We recently filed an opinion in Blandon Boro. Incorporation Case, 182 Pa. Superior Ct. 304, 126 A.2d 506, wherein we said: "In any event, since protests were made, not only by residents of the remaining portion of the township, but also by persons who would be directly affected as residents of the proposed borough, all of whom were proper parties before the court, we perceive no abuse of discretion in the giving of consideration to the entire matter of tax burden as a part of the thorough study and analysis made by the court below." In the present case the taxpayers probably will be directly affected both as to their pocketbooks and also as to various municipal services. It will be for the lower court to determine, after hearing all the evidence, just what will best serve the public interest and we do not want this opinion to be considered as an interference with the exercise of a proper discretion by that court. If the lower court should finally determine, after hearing on the merits, that the annexation is legal and proper, the township, which is now a party to the proceedings, might not want to appeal. If the individual taxpayers were not made parties to the proceedings before the final determination in the court below they could not thereafter intervene and be permitted to appeal. See Robinson Township Sch. Dist. v. Houghton et al., 387 Pa. 236, 128 A.2d 58.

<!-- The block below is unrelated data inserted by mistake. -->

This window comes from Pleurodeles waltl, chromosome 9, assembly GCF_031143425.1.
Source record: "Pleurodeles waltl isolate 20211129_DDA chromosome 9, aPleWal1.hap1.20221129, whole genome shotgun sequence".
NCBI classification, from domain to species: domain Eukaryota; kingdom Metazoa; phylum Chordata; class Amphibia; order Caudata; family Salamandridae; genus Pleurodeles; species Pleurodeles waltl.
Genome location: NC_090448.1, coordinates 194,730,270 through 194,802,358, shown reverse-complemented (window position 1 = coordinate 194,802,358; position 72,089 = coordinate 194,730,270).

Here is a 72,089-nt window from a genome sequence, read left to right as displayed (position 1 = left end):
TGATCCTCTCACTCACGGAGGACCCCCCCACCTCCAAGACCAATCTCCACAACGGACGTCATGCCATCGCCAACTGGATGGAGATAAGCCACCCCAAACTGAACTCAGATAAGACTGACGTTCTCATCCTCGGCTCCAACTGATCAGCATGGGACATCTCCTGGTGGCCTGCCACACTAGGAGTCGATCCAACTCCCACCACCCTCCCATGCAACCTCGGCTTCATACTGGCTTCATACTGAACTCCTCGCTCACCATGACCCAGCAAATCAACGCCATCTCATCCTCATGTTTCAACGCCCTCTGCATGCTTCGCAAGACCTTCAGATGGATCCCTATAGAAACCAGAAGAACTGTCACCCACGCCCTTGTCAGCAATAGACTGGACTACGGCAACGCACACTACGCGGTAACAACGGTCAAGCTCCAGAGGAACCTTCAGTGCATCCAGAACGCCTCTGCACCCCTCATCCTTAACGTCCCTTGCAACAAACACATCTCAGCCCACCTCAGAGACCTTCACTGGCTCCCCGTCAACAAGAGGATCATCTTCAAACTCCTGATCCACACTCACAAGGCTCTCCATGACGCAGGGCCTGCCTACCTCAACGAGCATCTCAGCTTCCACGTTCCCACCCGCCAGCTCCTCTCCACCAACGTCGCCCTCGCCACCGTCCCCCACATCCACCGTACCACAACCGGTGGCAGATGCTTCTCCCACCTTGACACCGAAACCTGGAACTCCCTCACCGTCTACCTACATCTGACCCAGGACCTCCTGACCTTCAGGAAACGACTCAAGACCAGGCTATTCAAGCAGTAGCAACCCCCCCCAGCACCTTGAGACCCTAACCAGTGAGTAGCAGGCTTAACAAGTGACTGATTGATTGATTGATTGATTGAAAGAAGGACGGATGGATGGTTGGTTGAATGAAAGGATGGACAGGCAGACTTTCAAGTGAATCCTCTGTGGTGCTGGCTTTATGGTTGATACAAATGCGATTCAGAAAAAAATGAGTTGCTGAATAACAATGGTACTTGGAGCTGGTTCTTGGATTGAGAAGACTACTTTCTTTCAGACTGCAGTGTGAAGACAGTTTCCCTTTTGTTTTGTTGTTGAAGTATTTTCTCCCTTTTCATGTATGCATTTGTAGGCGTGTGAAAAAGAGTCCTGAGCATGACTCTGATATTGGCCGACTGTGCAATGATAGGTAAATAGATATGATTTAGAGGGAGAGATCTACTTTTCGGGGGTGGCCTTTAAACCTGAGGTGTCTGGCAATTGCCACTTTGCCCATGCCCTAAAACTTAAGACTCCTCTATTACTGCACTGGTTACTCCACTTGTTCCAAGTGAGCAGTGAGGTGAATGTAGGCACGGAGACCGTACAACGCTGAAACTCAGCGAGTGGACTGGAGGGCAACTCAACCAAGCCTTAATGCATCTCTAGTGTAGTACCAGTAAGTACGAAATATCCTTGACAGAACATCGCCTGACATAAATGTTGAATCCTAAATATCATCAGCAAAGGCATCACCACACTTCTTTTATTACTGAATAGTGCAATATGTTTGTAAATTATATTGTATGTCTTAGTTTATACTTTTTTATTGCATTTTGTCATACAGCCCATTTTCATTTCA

The borough also argues that the township should have posted a bond or recognizance as a condition precedent to the filing of its objection in the lower court. This was required under the Act of 1927, May 4, P.L. 519, art. X, § 1010, as amended, 1933, May 18, P.L. 818, § 1; 1947, July 10, P.L. 1621, § 23; 53 PS § 12900. The

[ 183 Pa. Super. Page 2191953]